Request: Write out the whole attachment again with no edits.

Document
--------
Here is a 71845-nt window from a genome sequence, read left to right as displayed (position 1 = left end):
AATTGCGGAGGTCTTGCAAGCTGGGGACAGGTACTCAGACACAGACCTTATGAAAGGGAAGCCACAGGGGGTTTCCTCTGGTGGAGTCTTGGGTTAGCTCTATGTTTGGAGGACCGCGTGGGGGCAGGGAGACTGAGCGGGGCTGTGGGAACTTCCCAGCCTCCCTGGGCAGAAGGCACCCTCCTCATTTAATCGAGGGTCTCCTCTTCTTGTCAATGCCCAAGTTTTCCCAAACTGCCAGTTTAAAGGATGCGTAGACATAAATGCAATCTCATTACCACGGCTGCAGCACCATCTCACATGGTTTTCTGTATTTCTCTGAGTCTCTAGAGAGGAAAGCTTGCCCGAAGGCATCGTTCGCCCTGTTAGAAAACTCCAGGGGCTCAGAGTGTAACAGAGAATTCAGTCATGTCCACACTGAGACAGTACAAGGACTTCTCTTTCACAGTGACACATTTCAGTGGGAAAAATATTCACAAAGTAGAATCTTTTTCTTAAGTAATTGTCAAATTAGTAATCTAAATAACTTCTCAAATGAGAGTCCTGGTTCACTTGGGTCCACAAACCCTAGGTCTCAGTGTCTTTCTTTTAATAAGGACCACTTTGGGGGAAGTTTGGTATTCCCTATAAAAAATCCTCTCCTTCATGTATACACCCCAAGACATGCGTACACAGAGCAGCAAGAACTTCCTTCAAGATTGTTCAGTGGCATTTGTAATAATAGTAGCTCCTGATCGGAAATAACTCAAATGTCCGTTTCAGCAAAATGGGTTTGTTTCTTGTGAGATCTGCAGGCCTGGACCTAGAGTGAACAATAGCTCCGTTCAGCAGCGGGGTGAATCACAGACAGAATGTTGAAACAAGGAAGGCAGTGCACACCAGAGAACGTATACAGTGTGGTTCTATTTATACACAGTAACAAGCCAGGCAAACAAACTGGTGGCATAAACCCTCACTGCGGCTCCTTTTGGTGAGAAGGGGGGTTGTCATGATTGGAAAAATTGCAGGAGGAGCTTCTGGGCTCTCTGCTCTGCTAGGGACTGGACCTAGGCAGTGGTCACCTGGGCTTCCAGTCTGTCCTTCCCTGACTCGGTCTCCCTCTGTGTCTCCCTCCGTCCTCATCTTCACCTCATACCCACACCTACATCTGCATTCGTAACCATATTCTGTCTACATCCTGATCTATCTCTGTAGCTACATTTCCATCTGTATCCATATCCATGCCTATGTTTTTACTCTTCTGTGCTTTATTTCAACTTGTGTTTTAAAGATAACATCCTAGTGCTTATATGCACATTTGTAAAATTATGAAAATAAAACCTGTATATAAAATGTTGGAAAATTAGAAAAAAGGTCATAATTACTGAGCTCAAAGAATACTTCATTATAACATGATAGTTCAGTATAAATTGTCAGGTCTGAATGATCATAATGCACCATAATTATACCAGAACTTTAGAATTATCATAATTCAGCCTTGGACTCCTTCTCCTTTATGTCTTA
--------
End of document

Here is a 71845-nt window from a genome sequence, read left to right as displayed (position 1 = left end):
AATTGCGGAGGTCTTGCAAGCTGGGGACAGGTACTCAGACACAGACCTTATGAAAGGGAAGCCACAGGGGGTTTCCTCTGGTGGAGTCTTGGGTTAGCTCTATGTTTGGAGGACCGCGTGGGGGCAGGGAGACTGAGCGGGGCTGTGGGAACTTCCCAGCCTCCCTGGGCAGAAGGCACCCTCCTCATTTAATCGAGGGTCTCCTCTTCTTGTCAATGCCCAAGTTTTCCCAAACTGCCAGTTTAAAGGATGCGTAGACATAAATGCAATCTCATTACCACGGCTGCAGCACCATCTCACATGGTTTTCTGTATTTCTCTGAGTCTCTAGAGAGGAAAGCTTGCCCGAAGGCATCGTTCGCCCTGTTAGAAAACTCCAGGGGCTCAGAGTGTAACAGAGAATTCAGTCATGTCCACACTGAGACAGTACAAGGACTTCTCTTTCACAGTGACACATTTCAGTGGGAAAAATATTCACAAAGTAGAATCTTTTTCTTAAGTAATTGTCAAATTAGTAATCTAAATAACTTCTCAAATGAGAGTCCTGGTTCACTTGGGTCCACAAACCCTAGGTCTCAGTGTCTTTCTTTTAATAAGGACCACTTTGGGGGAAGTTTGGTATTCCCTATAAAAAATCCTCTCCTTCATGTATACACCCCAAGACATGCGTACACAGAGCAGCAAGAACTTCCTTCAAGATTGTTCAGTGGCATTTGTAATAATAGTAGCTCCTGATCGGAAATAACTCAAATGTCCGTTTCAGCAAAATGGGTTTGTTTCTTGTGAGATCTGCAGGCCTGGACCTAGAGTGAACAATAGCTCCGTTCAGCAGCGGGGTGAATCACAGACAGAATGTTGAAACAAGGAAGGCAGTGCACACCAGAGAACGTATACAGTGTGGTTCTATTTATACACAGTAACAAGCCAGGCAAACAAACTGGTGGCATAAACCCTCACTGCGGCTCCTTTTGGTGAGAAGGGGGGTTGTCATGATTGGAAAAATTGCAGGAGGAGCTTCTGGGCTCTCTGCTCTGCTAGGGACTGGACCTAGGCAGTGGTCACCTGGGCTTCCAGTCTGTCCTTCCCTGACTCGGTCTCCCTCTGTGTCTCCCTCCGTCCTCATCTTCACCTCATACCCACACCTACATCTGCATTCGTAACCATATTCTGTCTACATCCTGATCTATCTCTGTAGCTACATTTCCATCTGTATCCATATCCATGCCTATGTTTTTACTCTTCTGTGCTTTATTTCAACTTGTGTTTTAAAGATAACATCCTAGTGCTTATATGCACATTTGTAAAATTATGAAAATAAAACCTGTATATAAAATGTTGGAAAATTAGAAAAAAGGTCATAATTACTGAGCTCAAAGAATACTTCATTATAACATGATAGTTCAGTATAAATTGTCAGGTCTGAATGATCATAATGCACCATAATTATACCAGAACTTTAGAATTATCATAATTCAGCCTTGGACTCCTTCTCCTTTATGTCTTA